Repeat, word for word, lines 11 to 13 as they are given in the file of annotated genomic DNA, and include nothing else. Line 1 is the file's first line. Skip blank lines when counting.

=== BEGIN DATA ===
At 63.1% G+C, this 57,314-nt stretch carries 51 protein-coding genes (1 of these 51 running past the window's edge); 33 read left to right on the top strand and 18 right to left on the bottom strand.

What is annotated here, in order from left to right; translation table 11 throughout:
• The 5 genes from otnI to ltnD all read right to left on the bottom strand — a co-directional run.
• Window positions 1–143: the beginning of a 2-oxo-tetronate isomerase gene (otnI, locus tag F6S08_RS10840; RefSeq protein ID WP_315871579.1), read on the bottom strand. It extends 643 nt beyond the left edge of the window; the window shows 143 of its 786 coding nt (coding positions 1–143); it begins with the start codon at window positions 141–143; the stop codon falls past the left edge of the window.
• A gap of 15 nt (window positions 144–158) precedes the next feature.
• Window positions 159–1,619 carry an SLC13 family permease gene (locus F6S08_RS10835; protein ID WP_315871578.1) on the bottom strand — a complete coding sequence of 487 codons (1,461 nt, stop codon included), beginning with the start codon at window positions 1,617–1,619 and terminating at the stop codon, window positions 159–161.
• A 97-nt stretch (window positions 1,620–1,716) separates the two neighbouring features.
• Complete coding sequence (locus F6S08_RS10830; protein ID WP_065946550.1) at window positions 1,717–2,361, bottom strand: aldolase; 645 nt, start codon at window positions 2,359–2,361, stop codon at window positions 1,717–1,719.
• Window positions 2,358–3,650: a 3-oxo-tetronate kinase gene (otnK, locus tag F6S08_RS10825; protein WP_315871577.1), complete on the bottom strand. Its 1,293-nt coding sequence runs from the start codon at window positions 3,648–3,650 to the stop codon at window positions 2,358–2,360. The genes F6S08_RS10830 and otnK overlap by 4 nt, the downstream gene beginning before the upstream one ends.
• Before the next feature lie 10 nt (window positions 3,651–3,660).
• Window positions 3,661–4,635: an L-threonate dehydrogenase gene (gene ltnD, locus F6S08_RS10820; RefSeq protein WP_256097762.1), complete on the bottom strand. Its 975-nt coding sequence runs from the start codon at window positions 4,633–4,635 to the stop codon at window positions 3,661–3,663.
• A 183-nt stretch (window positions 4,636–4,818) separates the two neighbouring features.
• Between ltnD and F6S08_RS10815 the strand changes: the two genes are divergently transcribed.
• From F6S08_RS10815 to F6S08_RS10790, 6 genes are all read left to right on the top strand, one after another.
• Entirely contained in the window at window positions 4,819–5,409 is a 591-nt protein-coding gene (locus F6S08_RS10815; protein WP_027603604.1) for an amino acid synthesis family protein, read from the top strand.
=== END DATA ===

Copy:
• Window positions 3,661–4,635: an L-threonate dehydrogenase gene (gene ltnD, locus F6S08_RS10820; RefSeq protein WP_256097762.1), complete on the bottom strand. Its 975-nt coding sequence runs from the start codon at window positions 4,633–4,635 to the stop codon at window positions 3,661–3,663.
• A 183-nt stretch (window positions 4,636–4,818) separates the two neighbouring features.
• Between ltnD and F6S08_RS10815 the strand changes: the two genes are divergently transcribed.